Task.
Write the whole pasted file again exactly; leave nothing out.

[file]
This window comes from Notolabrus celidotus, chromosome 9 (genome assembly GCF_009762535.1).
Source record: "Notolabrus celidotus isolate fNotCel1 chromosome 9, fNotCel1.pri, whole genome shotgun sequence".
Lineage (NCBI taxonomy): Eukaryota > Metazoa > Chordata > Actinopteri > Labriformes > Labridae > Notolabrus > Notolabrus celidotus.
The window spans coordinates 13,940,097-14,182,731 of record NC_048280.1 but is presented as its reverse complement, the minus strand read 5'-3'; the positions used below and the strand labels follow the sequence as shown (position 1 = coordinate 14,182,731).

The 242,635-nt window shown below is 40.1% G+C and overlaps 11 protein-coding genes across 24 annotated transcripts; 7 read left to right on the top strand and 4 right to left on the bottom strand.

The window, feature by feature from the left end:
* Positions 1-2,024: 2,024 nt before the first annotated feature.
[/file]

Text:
This window comes from Notolabrus celidotus, chromosome 9 (genome assembly GCF_009762535.1).
Source record: "Notolabrus celidotus isolate fNotCel1 chromosome 9, fNotCel1.pri, whole genome shotgun sequence".
Lineage (NCBI taxonomy): Eukaryota > Metazoa > Chordata > Actinopteri > Labriformes > Labridae > Notolabrus > Notolabrus celidotus.
The window spans coordinates 13,940,097-14,182,731 of record NC_048280.1 but is presented as its reverse complement, the minus strand read 5'-3'; the positions used below and the strand labels follow the sequence as shown (position 1 = coordinate 14,182,731).

The 242,635-nt window shown below is 40.1% G+C and overlaps 11 protein-coding genes across 24 annotated transcripts; 7 read left to right on the top strand and 4 right to left on the bottom strand.

The window, feature by feature from the left end:
* Positions 1-2,024: 2,024 nt before the first annotated feature.